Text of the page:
14. 14. Cinquain 1 <ul><li>The modern cinquain is based on a word count of words of a certain type. </li></ul><ul><li>line 1 - one word (noun) a title or name of the subject </li></ul><ul><li>line 2 - two words (adjectives) describing the title </li></ul><ul><li>line 3 - three words (verbs) describing an action related to the title </li></ul><ul><li>line 4 - four words describing a feeling about the title, a complete sentence </li></ul><ul><li>line 5 - one word referring back to the title of the poem </li></ul>
  15. 15. <ul><li>Triangles </li></ul><ul><li>pointy edges </li></ul><ul><li>revolving, rotating, angling </li></ul><ul><li>Triangles are all different. </li></ul><ul><li>180º </li></ul>Cinquain 2
  16. 16. Diamante` 1 <ul><li>Diamond-shaped poems that use nouns and adjectives to describe either one central topic or two opposing topics (for example, night/day or winter/spring). </li></ul><ul><li>Vist this website which has an interactive tool that you can use to write diamante poetry. </li></ul><ul><li>http://www.readwritethink.org/materials/diamante/ </li></ul>
  17. 17. Diamante` 2 <ul><li>Caterpillar, </li></ul><ul><li>Fuzzy, tickly, </li></ul><ul><li>Eating, crawling, metamorphosing, </li></ul><ul><li>Inching along then soaring off - </li></ul><ul><li>Flitting, sipping, dancing, </li></ul><ul><li>Delicate, lacy, </li></ul><ul><li>Butterfly </li></ul><ul><li>-Carole Beattie Parsons </li></ul>
  18. 18. Diamante` 3 <ul><li>Line 1 </li></ul><ul><li>Line 2 </li></ul><ul><li>Line 3 </li></ul><ul><li>Line 4 </li></ul><ul><li>Line 5 </li></ul><ul><li>Line 6 </li></ul><ul><li>Line 7 </li></ul>Jungle Abundant, soggy Growing, stretching, living Vegetation, overgrowth, void, wasteland Decaying, drying, dying Sandy, hot Desert Topic 2 adj. 3 “ing” verb 2nouns/2nouns 3 “ing verbs 2 adj. opposite
  19. 19. Cause and Effect <ul><li>The Spelling Test </li></ul><ul><li>Study </li></ul><ul><li>Challenge, Dedication </li></ul><ul><li>Repeating, Memorizing, Writing </li></ul><ul><li>Practice, Analysis, Success, Victory </li></ul><ul><li>Cheering, Smiling, Celebrating </li></ul><ul><li>Excellent, Masterful </li></ul><ul><li>100% </li></ul><ul><li>Cause and Effect Statement: </li></ul><ul><li>I studied hard for my spelling test </li></ul><ul><li>and got 100%! </li></ul>Line 1: Poem Topic (the cause) Line 2: Two adjectives about the cause/topic Line 3: Three –ing words about the cause/topic Line 4: Four nouns or a short phrase linking the cause/topic with its effect Line 5: Three –ing words about the effect Line 6: Two adjectives about the effect Line 7: The effect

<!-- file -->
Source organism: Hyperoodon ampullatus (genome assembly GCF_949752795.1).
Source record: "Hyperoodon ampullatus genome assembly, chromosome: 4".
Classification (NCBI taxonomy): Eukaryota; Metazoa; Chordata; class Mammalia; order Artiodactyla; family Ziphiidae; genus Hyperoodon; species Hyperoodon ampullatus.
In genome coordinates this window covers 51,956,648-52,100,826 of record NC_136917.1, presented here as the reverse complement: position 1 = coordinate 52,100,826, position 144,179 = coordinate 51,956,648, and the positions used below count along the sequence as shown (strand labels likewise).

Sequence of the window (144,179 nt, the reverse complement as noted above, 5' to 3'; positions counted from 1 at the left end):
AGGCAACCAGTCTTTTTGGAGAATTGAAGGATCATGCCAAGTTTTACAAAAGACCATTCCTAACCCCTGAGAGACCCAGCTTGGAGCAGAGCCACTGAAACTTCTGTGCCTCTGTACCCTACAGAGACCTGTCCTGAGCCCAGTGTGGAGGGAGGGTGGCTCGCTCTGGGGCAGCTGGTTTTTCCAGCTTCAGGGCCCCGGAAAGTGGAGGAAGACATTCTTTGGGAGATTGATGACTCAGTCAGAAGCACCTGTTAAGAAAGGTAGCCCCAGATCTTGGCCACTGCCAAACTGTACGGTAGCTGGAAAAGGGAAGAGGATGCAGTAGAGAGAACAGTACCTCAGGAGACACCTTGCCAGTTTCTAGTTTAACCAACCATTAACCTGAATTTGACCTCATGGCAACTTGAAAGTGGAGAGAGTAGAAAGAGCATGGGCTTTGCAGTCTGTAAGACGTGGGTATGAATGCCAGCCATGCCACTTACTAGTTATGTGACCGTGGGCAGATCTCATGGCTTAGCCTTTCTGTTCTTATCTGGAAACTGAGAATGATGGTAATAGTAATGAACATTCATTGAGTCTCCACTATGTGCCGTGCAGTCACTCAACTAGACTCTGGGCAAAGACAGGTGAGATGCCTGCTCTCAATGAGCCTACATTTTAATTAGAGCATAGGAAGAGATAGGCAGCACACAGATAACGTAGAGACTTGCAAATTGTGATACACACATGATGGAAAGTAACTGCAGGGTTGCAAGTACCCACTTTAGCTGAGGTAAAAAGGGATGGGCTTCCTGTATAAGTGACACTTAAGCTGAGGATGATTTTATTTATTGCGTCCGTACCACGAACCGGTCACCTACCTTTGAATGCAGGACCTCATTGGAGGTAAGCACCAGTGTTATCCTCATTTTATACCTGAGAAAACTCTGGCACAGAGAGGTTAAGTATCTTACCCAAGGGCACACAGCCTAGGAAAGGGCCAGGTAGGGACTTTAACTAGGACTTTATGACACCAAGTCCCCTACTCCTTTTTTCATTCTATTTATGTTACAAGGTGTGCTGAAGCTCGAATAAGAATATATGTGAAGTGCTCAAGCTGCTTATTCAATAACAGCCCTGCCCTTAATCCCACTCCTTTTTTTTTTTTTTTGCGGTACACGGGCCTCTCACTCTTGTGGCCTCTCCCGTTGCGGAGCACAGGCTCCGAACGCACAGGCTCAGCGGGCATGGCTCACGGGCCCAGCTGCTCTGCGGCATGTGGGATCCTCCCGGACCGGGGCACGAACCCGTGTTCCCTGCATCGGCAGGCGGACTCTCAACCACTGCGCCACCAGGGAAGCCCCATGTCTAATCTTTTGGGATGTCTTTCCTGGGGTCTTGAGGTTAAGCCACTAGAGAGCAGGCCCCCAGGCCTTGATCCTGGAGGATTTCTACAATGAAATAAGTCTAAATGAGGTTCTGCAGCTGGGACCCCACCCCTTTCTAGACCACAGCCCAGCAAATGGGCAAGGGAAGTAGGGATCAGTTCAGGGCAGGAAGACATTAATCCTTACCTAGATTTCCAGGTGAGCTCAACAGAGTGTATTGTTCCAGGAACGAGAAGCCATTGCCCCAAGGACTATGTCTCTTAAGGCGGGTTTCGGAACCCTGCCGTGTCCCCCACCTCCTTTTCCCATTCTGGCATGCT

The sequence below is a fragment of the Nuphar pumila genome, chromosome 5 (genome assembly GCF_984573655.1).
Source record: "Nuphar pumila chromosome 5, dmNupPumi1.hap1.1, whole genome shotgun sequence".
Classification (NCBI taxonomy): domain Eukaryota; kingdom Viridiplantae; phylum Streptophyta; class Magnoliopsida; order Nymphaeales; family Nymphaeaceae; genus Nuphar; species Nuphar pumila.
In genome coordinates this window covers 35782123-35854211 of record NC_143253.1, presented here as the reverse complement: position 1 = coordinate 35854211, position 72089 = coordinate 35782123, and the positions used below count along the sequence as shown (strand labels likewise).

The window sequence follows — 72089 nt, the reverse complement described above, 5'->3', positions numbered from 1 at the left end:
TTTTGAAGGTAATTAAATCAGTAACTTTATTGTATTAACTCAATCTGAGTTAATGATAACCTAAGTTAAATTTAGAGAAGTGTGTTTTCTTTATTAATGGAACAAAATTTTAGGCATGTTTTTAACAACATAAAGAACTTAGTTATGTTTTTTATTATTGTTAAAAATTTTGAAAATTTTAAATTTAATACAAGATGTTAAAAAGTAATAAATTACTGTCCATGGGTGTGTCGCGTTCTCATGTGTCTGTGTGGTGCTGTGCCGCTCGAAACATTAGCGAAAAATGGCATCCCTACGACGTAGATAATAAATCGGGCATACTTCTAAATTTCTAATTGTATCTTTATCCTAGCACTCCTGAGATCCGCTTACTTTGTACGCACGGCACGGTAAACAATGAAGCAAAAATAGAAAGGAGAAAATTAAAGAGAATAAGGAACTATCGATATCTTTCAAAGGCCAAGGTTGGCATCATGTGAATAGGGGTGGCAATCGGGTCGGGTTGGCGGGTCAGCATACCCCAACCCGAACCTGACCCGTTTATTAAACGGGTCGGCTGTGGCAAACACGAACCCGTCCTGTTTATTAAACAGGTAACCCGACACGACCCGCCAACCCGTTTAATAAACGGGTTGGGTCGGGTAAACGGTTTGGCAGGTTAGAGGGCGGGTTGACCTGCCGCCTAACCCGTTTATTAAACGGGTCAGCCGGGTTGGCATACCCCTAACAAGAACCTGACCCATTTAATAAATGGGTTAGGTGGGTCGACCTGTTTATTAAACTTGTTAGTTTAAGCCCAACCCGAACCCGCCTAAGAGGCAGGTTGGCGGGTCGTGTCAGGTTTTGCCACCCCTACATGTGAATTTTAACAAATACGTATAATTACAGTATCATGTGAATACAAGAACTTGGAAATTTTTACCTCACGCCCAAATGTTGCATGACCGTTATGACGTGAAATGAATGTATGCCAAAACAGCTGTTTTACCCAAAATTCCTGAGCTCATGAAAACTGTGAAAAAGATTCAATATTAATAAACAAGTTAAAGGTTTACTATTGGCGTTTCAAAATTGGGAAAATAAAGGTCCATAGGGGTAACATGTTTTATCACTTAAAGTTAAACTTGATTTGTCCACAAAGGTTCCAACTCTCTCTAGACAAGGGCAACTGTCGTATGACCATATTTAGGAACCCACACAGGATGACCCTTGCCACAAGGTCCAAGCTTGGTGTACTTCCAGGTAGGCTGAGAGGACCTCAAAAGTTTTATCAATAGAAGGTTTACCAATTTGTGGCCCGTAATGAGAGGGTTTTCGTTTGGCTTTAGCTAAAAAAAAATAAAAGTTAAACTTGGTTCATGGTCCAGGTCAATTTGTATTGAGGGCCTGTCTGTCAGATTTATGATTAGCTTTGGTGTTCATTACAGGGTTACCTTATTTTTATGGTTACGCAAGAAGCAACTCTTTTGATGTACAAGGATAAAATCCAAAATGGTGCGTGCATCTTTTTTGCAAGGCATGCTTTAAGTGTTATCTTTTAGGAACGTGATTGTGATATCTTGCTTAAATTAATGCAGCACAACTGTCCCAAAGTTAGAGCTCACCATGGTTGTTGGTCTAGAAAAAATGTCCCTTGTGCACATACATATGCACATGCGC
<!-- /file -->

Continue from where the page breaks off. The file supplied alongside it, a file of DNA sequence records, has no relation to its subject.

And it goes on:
20. 20. Cause and Effect <ul><li>Spring Showers </li></ul><ul><li>Sprinkling </li></ul><ul><li>Cool, Clean </li></ul><ul><li>Renewing, Reviving, Cleansing, Refreshing </li></ul><ul><li>Water, Rain, Mud, Puddles </li></ul><ul><li>Flooding, Washing, Flowing </li></ul><ul><li>Muddy, Wet </li></ul><ul><li>Cause and Effect Statement: Cause and Effect Statement: Springtime rain showers create mud puddles to splash in. </li></ul>Line 1: Poem Topic (the cause) Line 2: Two adjectives about the cause/topic Line 3: Three –ing words about the cause/topic Line 4: Four nouns or a short phrase linking the cause/topic with its effect Line 5: Three –ing words about the effect Line 6: Two adjectives about the effect Line 7: The effect
  21. 21. Concrete Poetry 1 <ul><li>Concrete poetry involves arranging the letters or words that describe an object into a visual image that also describes the object. </li></ul><ul><li>It is a kind of painting with letters or words as the medium. Look around for objects that have interesting forms or the patterns they create. </li></ul><ul><li>Think about what you want to say or convey about your subject. What is interesting about your subject, is it the shape, smell, or taste? </li></ul><ul><li>Make lists of words you might use to describe these different characteristics. </li></ul><ul><li>Now play with the words to form a picture. Think about varying the words you use, the shape and sizes of letter forms and how to position them on the page. </li></ul>